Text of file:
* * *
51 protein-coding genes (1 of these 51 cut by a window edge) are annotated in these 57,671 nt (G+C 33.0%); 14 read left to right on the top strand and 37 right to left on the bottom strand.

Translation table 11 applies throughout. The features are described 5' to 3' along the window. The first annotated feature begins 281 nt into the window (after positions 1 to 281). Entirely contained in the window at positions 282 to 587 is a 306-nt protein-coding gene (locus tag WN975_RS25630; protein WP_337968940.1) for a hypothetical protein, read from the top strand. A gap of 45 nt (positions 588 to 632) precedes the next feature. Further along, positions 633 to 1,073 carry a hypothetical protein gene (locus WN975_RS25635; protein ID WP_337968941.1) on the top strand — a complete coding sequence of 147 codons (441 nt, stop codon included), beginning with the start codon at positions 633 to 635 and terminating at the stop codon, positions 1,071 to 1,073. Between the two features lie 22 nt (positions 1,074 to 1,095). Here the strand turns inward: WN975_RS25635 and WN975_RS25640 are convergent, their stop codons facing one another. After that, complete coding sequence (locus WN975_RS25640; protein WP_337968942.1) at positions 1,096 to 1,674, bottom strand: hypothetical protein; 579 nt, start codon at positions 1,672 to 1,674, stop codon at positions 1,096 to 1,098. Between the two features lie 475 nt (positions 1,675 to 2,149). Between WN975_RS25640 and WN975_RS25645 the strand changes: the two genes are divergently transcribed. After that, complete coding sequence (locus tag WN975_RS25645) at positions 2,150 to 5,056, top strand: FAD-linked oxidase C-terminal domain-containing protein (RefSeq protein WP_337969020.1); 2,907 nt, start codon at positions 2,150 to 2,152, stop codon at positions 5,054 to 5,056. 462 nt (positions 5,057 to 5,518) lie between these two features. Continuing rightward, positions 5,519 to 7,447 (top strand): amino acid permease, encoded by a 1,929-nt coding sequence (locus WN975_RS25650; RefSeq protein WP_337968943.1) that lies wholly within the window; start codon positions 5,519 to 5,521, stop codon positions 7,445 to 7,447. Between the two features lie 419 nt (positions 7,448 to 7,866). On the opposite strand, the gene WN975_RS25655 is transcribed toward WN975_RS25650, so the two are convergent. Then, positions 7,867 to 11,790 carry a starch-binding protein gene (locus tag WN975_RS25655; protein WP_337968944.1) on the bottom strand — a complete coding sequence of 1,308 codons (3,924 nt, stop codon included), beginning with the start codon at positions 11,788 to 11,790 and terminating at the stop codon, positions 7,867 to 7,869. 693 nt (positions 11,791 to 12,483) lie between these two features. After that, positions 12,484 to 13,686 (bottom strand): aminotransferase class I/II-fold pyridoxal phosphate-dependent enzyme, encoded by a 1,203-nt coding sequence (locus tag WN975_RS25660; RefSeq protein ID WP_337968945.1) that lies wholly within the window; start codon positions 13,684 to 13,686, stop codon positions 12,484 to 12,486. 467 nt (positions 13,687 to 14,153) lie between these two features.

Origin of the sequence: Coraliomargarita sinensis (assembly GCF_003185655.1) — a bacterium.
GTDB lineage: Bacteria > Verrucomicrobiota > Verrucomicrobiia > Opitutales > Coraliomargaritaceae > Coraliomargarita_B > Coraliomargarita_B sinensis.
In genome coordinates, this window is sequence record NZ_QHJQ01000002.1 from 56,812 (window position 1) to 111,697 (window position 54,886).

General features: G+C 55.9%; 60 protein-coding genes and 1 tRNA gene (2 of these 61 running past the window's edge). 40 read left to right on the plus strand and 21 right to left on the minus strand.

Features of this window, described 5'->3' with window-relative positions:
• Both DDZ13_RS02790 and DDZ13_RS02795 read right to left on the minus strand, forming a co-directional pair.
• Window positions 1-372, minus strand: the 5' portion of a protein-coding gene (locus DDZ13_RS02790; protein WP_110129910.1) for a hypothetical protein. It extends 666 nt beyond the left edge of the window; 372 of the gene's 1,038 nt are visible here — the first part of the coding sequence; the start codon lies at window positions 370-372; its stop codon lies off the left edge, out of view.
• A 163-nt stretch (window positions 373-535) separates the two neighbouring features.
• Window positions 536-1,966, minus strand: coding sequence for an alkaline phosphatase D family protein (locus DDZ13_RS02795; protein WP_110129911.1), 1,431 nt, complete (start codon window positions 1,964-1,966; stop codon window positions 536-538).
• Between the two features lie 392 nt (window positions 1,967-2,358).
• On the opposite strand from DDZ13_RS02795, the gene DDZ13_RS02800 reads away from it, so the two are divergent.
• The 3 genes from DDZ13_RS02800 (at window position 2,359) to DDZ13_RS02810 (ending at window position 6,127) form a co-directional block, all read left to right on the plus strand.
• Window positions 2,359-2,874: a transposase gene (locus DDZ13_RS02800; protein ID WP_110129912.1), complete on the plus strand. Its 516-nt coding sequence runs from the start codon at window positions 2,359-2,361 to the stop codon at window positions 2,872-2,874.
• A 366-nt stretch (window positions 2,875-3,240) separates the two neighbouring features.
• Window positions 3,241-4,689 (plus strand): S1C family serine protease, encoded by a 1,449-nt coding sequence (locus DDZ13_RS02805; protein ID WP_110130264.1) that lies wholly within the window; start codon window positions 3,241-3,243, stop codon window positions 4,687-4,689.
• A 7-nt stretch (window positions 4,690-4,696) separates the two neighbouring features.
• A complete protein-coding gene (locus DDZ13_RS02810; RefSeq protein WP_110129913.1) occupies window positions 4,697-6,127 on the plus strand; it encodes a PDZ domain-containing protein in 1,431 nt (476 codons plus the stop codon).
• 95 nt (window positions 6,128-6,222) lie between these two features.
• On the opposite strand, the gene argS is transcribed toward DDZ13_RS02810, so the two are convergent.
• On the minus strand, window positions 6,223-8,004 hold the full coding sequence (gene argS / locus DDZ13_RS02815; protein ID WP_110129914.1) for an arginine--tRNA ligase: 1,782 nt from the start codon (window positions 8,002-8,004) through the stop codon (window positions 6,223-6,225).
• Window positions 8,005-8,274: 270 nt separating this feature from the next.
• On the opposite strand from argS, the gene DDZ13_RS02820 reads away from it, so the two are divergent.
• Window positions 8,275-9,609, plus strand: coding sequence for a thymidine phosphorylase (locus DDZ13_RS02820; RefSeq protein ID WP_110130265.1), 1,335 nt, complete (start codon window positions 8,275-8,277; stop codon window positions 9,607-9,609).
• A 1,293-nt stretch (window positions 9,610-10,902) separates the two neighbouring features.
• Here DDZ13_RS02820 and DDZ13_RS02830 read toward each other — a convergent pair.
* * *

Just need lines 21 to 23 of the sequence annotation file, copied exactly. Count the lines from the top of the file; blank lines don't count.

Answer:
• On the opposite strand, the gene argS is transcribed toward DDZ13_RS02810, so the two are convergent.
• On the minus strand, window positions 6,223-8,004 hold the full coding sequence (gene argS / locus DDZ13_RS02815; protein ID WP_110129914.1) for an arginine--tRNA ligase: 1,782 nt from the start codon (window positions 8,002-8,004) through the stop codon (window positions 6,223-6,225).
• Window positions 8,005-8,274: 270 nt separating this feature from the next.